Public sector healthcare delivery systems are at the core of achieving universal health care. However, the dominant discourse around Universal Health Coverage (UHC) focuses mainly on financing and not on the actual provisioning of healthcare (as the shift in words from “care” to “coverage” clearly indicates). Yet the model of service delivery is vital to a health system's success in providing coverage, quality, and positive health outcomes for all.
There is much to be learned from the experiences of various countries and their successes and failures at ensuring progress towards universally affordable, accessible and effective healthcare. These experiences can be used to develop a road-map to accelerate progress towards UHC and SDGs.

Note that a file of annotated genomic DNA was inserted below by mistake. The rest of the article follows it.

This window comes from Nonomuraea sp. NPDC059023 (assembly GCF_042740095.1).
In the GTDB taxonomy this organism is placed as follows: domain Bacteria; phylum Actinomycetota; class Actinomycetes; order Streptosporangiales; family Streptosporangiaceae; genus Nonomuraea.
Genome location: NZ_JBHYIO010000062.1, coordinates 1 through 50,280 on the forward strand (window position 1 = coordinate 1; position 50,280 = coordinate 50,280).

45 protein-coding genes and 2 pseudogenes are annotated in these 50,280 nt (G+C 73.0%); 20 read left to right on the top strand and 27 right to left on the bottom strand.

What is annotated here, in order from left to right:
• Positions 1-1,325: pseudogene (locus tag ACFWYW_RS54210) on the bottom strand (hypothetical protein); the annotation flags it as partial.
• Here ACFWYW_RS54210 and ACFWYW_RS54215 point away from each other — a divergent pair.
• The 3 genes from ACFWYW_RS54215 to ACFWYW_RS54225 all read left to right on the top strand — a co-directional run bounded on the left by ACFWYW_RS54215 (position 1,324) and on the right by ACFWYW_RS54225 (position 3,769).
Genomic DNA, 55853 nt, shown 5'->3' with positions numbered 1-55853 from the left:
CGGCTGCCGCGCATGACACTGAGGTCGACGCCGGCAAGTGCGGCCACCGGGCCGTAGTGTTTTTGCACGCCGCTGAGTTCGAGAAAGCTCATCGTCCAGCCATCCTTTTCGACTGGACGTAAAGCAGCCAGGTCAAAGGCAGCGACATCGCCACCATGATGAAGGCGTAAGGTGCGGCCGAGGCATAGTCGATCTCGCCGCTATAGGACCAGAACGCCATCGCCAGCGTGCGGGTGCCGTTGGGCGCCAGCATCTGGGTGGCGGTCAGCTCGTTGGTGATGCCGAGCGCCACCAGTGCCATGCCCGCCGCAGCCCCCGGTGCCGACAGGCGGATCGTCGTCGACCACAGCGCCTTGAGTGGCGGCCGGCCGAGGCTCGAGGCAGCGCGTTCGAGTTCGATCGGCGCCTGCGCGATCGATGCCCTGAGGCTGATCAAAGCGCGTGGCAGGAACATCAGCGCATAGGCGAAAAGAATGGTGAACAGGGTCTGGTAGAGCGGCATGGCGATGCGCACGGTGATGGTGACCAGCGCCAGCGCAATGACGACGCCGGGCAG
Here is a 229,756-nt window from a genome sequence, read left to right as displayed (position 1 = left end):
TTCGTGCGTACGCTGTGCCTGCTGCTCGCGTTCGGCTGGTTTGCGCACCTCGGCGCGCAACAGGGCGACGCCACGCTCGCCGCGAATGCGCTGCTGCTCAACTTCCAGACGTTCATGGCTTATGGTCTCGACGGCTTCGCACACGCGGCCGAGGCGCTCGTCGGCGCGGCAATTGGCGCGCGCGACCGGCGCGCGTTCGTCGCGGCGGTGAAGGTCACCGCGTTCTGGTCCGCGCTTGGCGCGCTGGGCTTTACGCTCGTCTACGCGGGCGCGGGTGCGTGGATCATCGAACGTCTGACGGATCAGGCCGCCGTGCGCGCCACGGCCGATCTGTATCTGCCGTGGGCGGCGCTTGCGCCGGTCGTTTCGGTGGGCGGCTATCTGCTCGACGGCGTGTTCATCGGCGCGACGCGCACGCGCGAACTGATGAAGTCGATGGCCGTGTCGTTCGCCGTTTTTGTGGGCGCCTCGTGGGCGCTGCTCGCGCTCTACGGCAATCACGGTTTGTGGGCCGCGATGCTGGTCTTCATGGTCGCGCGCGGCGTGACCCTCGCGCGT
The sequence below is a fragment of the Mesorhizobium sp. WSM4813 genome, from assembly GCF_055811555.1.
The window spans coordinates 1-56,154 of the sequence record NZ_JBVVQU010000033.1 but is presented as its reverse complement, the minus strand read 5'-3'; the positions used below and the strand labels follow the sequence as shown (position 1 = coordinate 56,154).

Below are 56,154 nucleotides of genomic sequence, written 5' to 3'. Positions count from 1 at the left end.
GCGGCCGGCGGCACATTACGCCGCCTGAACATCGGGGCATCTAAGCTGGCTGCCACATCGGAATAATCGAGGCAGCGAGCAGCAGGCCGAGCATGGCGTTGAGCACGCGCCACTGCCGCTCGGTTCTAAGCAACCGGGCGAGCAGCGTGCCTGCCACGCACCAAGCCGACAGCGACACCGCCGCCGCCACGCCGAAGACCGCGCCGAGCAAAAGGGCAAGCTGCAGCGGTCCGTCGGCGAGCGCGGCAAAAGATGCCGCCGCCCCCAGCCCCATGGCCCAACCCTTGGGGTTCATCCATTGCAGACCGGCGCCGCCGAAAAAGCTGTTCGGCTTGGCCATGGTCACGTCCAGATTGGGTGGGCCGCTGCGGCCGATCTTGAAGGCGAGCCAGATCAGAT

Different service delivery models produce different results. A number of countries have introduced insurance-based models, which has primarily translated into public funding for private-sector service delivery. Some countries are facing a dismantling of their public sector healthcare delivery system, with grave implications for health equity, access and financial protection. However, there are also encouraging experiences of countries that have strengthened the delivery of public sector health services, resulting in more equitable healthcare and financial protection.
In this meeting, we will discuss successes and failures of these different service delivery models, drawing on experiences from South Korea, Croatia, India, South Africa, Thailand and Sri Lanka. Through this meeting we will chalk out a road map in pursuit of the goal of universal health care and Health for All, to realise the vision of the right to affordable, accessible and effective healthcare as a fundamental right of all people.